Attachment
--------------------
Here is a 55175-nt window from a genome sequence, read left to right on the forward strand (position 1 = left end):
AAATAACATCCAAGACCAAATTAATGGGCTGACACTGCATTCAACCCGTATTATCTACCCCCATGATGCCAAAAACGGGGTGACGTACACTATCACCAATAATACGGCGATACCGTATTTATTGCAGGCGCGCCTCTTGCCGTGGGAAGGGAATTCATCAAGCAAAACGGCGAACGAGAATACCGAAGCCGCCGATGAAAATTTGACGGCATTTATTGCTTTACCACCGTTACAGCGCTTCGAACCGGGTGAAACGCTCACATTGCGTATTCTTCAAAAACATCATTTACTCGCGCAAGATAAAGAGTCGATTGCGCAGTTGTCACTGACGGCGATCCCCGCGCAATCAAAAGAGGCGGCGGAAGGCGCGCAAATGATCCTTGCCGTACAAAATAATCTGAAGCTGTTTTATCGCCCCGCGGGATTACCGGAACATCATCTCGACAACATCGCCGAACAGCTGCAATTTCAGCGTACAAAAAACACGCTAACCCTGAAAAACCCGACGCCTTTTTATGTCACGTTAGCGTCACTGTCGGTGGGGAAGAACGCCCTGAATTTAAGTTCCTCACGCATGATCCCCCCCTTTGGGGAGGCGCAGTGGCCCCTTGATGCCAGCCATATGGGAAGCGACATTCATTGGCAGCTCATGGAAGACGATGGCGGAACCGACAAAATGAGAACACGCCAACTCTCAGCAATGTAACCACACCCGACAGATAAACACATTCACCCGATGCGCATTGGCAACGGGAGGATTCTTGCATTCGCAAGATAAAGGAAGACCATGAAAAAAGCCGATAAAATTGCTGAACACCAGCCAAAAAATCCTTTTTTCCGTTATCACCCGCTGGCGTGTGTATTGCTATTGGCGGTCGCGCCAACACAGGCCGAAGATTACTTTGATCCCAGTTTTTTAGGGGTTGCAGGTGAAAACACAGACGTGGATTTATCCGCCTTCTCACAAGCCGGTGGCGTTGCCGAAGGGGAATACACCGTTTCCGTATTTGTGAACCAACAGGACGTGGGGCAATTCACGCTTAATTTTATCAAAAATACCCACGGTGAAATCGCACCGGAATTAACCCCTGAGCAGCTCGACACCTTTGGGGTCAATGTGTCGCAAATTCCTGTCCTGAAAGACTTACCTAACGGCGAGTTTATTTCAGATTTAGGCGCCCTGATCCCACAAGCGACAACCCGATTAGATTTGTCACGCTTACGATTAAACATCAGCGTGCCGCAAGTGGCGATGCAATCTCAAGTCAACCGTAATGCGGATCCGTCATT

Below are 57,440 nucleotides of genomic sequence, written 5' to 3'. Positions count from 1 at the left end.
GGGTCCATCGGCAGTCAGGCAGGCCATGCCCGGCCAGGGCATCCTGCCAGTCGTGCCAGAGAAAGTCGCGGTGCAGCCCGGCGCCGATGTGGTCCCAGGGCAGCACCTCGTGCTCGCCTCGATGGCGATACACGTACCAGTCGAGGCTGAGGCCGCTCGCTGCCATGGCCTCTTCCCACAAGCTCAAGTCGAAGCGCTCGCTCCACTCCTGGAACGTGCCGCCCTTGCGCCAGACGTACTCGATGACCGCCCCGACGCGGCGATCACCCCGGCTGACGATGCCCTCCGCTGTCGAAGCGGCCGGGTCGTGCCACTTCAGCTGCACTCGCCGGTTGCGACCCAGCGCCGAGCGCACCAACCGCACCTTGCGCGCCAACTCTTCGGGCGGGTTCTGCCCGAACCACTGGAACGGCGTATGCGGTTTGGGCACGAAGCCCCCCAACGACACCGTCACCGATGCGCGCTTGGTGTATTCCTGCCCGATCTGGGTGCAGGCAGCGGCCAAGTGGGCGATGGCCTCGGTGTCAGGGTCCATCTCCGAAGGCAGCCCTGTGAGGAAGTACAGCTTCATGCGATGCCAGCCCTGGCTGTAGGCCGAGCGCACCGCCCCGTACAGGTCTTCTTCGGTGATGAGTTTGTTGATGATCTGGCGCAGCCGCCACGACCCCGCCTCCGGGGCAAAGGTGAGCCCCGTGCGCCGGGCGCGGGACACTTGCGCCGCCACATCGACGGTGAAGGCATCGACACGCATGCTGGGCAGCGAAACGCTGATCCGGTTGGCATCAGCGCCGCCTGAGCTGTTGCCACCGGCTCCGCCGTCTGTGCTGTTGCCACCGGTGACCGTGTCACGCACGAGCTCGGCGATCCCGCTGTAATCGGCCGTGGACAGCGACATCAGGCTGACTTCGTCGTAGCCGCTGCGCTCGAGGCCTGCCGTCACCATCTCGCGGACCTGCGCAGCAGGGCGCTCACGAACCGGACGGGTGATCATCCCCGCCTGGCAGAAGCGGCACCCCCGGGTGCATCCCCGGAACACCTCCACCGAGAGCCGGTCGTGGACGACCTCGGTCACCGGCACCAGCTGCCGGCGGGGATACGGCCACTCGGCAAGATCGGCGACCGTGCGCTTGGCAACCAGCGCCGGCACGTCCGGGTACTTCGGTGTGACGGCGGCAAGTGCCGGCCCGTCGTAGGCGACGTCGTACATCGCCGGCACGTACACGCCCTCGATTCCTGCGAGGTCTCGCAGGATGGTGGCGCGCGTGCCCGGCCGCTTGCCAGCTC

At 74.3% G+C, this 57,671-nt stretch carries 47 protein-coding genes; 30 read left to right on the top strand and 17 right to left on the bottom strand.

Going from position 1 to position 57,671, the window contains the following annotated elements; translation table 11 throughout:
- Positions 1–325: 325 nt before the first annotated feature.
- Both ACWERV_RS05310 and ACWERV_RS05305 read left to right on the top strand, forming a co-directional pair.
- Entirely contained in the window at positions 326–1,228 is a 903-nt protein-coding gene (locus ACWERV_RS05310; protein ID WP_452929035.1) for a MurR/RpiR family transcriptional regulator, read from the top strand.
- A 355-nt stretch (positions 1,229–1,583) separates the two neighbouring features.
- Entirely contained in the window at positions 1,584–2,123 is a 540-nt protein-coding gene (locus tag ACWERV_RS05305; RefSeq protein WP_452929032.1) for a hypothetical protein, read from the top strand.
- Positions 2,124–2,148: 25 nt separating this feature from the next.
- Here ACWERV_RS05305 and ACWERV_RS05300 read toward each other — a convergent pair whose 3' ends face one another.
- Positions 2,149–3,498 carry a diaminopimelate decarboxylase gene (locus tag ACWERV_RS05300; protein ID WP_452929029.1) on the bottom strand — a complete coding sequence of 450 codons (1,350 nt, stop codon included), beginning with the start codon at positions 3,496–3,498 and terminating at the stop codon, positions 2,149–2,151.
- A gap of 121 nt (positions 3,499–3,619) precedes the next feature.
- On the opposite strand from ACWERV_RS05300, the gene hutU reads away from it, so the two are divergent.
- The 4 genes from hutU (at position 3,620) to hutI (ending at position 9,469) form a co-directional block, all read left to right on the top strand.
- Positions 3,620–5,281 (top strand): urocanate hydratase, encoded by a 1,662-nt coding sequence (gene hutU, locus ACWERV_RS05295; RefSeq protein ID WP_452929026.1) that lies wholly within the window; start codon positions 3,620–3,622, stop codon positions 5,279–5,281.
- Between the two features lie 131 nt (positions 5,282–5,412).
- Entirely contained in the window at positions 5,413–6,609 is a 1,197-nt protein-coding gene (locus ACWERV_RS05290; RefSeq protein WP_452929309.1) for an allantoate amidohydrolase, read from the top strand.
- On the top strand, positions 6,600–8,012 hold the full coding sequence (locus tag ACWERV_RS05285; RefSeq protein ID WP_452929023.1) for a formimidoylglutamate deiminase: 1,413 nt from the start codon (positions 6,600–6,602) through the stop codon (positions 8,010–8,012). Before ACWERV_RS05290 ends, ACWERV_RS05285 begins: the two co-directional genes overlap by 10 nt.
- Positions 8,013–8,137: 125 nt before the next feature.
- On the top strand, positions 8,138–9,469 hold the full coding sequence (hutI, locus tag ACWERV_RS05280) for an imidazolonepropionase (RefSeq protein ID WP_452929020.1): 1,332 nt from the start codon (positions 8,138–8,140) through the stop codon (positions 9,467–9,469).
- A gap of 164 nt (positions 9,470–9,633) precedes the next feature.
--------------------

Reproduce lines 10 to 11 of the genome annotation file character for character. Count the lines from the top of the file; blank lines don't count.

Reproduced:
- A 355-nt stretch (positions 1,229–1,583) separates the two neighbouring features.
- Entirely contained in the window at positions 1,584–2,123 is a 540-nt protein-coding gene (locus tag ACWERV_RS05305; RefSeq protein WP_452929032.1) for a hypothetical protein, read from the top strand.